Fortunate for us here at UMass, we have the MakerBot Innovation Center in the WEB DuBois library. A quick email and a trip to the library provided me with two versions of the knob in just a few hours (and for cheaper than ordering a replacement part):

Picking up the finished part at the library

So, did it fit? As you can see in the following image, it did (admittedly after some manual cleanup). Not too bad a solution!

Good as new!

I do have some tips and tricks in case you want to do something similar, too:

  • I didn’t use calipers to measure the exact stem dimensions. As a result, I didn’t get the dimensions correct. The fit was quite tight and I needed to ream the knob out a bit. Use calipers if you have them! Sparkfun has some cheap ones for sale.
  • This knob relies quite a bit on the strength of the perimeter of the internal void (to turn the switch stem, which has a bit of resistance). Therefore it is a good idea to increase the number of shells (the outside layers) during 3D printing from the default two to something like four.
  • I could also have used the SolidInspector or SolidSolver extensions to check and clean the model up for 3D printing. In this case, I didn’t need to do that because of its simplicity.

More

Interested in 3D printing with SketchUp? Want to learn more techniques and other ways to 3D print or otherwise make things with SketchUp? Check out my book Architectural Design with SketchUp, 2nd Edition.

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Support Hillary with a Website Bumper Sticker https://alexschreyer.net/web-programming/support-hillary-website-bumper-sticker/ https://alexschreyer.net/web-programming/support-hillary-website-bumper-sticker/#respond Thu, 03 Nov 2016 11:04:51 +0000 http://alexschreyer.net/?p=6258 You have put a yard sign up, you have plastered your car with cool bumper stickers, you may even have bought the woman card. Now what? Well, if you have a blog or website then you should be able to show your support there, too. Introducing: The website bumper sticker! As my friends already know, [...] Read more..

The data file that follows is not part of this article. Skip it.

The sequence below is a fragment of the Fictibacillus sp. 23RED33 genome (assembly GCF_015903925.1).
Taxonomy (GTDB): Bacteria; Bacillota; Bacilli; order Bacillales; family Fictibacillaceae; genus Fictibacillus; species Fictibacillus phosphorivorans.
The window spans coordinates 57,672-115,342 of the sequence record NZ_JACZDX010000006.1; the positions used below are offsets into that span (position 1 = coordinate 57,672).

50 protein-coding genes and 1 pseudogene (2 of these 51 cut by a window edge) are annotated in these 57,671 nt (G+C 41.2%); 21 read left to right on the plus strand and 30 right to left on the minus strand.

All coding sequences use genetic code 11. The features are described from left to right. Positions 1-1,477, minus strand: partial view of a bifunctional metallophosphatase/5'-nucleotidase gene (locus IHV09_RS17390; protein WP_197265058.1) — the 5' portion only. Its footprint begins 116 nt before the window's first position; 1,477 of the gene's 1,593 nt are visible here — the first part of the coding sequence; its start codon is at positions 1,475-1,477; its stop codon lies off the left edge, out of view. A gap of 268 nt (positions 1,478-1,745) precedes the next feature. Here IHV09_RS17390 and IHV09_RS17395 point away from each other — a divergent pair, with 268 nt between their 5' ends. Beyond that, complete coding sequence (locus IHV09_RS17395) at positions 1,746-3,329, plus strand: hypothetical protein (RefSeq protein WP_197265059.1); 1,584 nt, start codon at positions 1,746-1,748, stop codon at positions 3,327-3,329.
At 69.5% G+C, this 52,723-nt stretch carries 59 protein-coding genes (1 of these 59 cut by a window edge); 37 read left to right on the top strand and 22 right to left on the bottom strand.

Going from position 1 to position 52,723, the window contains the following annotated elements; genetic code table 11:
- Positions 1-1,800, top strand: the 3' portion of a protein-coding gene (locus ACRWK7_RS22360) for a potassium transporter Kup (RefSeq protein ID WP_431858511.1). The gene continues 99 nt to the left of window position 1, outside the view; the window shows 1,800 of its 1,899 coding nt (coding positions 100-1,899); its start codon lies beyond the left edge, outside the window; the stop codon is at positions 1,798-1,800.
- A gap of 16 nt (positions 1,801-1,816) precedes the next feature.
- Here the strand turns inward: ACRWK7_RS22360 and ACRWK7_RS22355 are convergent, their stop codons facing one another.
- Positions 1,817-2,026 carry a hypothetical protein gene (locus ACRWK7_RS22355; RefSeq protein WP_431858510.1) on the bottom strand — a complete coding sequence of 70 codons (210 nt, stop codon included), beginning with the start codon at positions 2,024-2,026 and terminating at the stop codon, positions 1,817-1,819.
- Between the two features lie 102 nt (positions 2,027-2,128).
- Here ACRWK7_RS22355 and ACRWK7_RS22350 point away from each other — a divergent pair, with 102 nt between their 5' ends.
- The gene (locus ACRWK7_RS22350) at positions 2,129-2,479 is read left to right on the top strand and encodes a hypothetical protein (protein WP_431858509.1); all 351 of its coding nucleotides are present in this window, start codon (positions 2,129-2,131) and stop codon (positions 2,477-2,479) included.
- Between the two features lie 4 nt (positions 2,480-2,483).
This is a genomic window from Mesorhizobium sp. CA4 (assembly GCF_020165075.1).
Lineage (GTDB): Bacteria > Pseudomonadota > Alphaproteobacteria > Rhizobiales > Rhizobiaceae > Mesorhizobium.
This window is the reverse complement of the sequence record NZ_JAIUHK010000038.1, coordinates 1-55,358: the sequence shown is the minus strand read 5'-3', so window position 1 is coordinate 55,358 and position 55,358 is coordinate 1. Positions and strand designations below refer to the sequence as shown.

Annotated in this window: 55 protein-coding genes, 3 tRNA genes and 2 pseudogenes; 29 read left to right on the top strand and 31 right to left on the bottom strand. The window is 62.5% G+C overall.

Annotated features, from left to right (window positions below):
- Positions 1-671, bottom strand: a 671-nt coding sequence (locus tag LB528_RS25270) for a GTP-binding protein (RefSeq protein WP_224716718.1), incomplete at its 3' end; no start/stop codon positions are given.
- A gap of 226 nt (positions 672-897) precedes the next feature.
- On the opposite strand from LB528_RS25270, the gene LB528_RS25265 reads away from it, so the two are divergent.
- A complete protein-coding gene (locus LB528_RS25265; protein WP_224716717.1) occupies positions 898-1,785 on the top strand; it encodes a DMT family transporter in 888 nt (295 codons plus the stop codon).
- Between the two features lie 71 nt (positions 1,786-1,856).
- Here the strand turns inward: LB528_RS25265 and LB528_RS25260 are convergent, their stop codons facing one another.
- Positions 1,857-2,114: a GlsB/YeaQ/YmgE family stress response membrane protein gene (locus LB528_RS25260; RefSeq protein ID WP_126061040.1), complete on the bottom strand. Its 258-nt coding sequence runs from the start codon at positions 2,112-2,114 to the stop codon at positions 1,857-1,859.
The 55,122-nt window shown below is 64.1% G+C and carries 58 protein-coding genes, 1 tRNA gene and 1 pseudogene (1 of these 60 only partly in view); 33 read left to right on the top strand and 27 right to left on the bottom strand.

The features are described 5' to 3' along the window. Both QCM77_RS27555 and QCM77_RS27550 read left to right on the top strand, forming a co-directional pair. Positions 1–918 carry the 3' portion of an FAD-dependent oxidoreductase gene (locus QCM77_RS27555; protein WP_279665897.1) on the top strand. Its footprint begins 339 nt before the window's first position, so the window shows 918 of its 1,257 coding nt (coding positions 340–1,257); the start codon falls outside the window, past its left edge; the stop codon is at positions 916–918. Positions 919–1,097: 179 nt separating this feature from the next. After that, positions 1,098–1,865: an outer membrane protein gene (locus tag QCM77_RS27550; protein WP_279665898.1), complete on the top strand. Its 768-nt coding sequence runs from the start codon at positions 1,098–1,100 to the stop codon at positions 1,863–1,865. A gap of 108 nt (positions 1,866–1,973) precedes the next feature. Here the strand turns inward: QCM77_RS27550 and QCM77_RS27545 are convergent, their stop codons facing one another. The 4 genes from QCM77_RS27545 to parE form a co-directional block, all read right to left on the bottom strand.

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2016-11-03_10-22-43

You have put a yard sign up, you have plastered your car with cool bumper stickers, you may even have bought the woman card. Now what? Well, if you have a blog or website then you should be able to show your support there, too. Introducing: The website bumper sticker!

As my friends already know, I am strongly supporting Hillary Clinton for president of the USA! Especially with such a dangerous buffoon on the other side. As a sign of my support, you should be able to see (at least until the election) an “I’m With Her” logo in the top-right corner of this site. Click it and support her, too!

How can I use this, too?

If you would like to use this website bumper sticker for your blog, website etc., copy the code embedded below. Just add it to the html code for your site’s footer (e.g. footer.php in WordPress just before the closing BODY tag) or to any individual page you like (just paste it into the raw HTML) and it should show up automatically.

Of course, I am asking everyone to share this. The code snippet and image are completely free to use by anyone.

P.S.: If you are using Google’s Adsense, don’t forget to adjust its settings to your liking, too.

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Upgrading our Bath Fan Light – for Under $25 https://alexschreyer.net/design/5639/ https://alexschreyer.net/design/5639/#respond Sat, 28 Nov 2015 14:00:41 +0000 http://alexschreyer.net/?p=5639 Our bathroom fan light was driving me crazy for a while now. No matter how much wattage I would put into it, the plastic cover only allowed for a very dim light to come out. And the arrangement of the bulb in the fixture together with the housing forced most light to emit downward and to [...] Read more..